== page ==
North Riding of Yorkshire

Pickering Church, North Riding of Yorkshire

Pickering is a typical North Yorkshire market town with a sloping town centre leading up to a church and a castle at its apex. It is well known for being the home of the North York Moors Railway and in recent years has become a solid tourist destination.

The church hides itself somewhat when approached from the main car park in town, but approached from the direction of the railway and river it’s elevated position is more clearly seen.

It is thought that a Saxon church stood here originally, some possible Saxon stonework remains here and there, but it is thought this church was destroyed by William the Conqueror during the ‘Harrying of the North’ and seems to have been replaced at about the same time the Castle was started in the 12th Century.

The north aisle was added in 1150, and one to the south about 30 years later. The tower was built early in the 13th Century and the chancel and porch added in the 14th. The last major medieval additions were two chantry chapels added in the 15th Century, although only one has survived.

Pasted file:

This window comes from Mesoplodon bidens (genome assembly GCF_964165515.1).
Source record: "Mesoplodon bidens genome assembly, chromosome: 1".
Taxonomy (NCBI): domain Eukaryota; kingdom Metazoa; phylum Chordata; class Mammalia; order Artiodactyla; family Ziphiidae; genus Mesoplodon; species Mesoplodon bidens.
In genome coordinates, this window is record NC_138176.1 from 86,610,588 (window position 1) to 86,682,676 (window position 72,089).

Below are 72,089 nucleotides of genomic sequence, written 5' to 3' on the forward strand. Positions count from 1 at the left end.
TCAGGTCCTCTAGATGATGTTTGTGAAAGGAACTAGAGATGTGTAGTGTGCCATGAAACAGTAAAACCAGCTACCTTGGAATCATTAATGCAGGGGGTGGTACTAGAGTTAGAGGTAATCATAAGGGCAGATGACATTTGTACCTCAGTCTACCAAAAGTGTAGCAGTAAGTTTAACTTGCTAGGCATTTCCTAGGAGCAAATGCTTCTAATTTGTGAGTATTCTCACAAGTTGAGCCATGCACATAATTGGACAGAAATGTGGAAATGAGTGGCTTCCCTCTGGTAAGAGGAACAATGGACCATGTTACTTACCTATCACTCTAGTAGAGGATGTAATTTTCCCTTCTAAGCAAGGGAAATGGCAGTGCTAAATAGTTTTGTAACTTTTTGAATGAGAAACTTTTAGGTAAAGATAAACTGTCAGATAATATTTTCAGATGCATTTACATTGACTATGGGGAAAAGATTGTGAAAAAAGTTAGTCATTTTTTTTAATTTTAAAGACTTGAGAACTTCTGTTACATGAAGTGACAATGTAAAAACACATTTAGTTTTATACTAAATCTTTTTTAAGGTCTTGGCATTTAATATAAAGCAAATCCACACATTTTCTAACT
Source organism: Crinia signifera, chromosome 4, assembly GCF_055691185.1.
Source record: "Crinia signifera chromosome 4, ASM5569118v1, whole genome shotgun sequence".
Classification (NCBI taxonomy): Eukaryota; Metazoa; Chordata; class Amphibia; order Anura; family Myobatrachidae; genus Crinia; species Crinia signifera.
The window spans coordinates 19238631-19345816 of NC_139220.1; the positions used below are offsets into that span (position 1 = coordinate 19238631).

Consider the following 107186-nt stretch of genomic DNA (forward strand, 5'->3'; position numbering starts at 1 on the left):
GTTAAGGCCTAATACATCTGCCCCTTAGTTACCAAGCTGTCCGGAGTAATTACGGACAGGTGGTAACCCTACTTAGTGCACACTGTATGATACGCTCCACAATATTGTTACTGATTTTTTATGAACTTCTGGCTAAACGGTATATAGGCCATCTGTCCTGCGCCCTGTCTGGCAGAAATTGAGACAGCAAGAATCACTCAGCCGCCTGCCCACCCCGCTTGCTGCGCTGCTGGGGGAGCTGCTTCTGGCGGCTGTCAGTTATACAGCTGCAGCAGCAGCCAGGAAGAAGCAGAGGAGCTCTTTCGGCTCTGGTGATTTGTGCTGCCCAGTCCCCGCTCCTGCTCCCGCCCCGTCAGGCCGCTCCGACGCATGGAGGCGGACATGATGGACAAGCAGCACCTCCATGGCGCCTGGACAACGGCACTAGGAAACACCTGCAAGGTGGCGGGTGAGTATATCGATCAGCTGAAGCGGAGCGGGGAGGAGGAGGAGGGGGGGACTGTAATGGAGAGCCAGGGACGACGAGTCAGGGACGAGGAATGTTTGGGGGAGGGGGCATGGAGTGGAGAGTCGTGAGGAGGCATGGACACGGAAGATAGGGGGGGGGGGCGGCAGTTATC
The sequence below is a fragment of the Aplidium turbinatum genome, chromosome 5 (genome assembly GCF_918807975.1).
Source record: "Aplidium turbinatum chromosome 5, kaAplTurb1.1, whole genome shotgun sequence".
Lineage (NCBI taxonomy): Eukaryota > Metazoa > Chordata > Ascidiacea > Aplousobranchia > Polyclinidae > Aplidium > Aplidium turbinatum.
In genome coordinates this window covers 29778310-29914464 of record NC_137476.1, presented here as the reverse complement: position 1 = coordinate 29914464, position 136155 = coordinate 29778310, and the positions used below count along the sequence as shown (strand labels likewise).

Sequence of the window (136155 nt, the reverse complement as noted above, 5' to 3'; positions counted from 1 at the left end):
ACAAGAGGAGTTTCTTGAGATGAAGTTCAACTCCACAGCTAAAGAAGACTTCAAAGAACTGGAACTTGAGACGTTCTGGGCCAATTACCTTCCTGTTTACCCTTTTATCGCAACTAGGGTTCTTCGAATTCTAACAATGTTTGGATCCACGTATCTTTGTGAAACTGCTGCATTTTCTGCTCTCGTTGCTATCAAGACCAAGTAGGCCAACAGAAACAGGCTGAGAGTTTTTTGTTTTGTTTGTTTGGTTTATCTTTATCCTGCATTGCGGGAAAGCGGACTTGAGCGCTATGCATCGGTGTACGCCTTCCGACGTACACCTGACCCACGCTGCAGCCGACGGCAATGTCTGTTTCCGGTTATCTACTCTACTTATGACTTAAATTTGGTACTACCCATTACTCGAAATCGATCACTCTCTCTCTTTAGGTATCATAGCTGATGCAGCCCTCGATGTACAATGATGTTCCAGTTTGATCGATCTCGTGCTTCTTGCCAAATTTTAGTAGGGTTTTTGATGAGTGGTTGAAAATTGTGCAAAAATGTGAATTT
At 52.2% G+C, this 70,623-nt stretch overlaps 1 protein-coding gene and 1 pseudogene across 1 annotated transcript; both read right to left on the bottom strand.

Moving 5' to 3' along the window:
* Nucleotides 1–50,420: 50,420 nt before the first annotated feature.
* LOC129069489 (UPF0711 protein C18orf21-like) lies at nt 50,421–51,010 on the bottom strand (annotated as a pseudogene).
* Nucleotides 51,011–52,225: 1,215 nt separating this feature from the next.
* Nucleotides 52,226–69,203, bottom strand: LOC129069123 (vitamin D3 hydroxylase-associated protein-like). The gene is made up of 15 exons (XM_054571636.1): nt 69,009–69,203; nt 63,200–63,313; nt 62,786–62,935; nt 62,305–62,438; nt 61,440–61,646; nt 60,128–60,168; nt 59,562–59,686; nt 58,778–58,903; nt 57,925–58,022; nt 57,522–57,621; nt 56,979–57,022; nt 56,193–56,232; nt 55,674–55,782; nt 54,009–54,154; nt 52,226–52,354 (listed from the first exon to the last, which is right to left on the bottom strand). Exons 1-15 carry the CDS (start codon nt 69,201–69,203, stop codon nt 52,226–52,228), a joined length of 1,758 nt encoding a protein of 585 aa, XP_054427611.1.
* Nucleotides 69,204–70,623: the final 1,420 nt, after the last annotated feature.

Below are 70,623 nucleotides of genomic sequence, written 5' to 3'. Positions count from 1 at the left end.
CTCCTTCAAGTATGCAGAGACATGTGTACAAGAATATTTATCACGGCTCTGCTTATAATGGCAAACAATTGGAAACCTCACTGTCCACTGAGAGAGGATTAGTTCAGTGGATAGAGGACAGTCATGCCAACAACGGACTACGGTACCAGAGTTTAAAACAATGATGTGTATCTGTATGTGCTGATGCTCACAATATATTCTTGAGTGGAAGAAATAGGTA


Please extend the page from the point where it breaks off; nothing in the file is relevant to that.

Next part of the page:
Famous Wall Paintings in Pickering Church, North Riding of Yorkshire

Late in the 15th Century the roof was raised and it is from this rebuild that Pickering Church’s most famous treasures date. Throughout the church are some of the most renowned English wall paintings, including the iconic image of St. George slaying the Dragon that forms the basis of many such depictions. All of these were painted over during the Reformation. In 1852 whilst the church was being repaired the paintings were uncovered and crowds flocked to see them. The vicar at the time, Rev. Ponsoby, disliked the paintings intensely and within two weeks had them covered with a thick yellow wash, but luckily not before an architect from Durham Cathedral, Mr W H Dykes, had recorded them paintings.

In the 1870s more work at the church re-revealed the paintings and although they had been damaged by the Rev. Ponsoby the paintings were restored at the orders of the new vicar, Rev. Lightfoot, the whole process finishing in 1895. Today, the paintings are by a long way the most exciting thing about Pickering Church.

Photo - Andrew J. Müller

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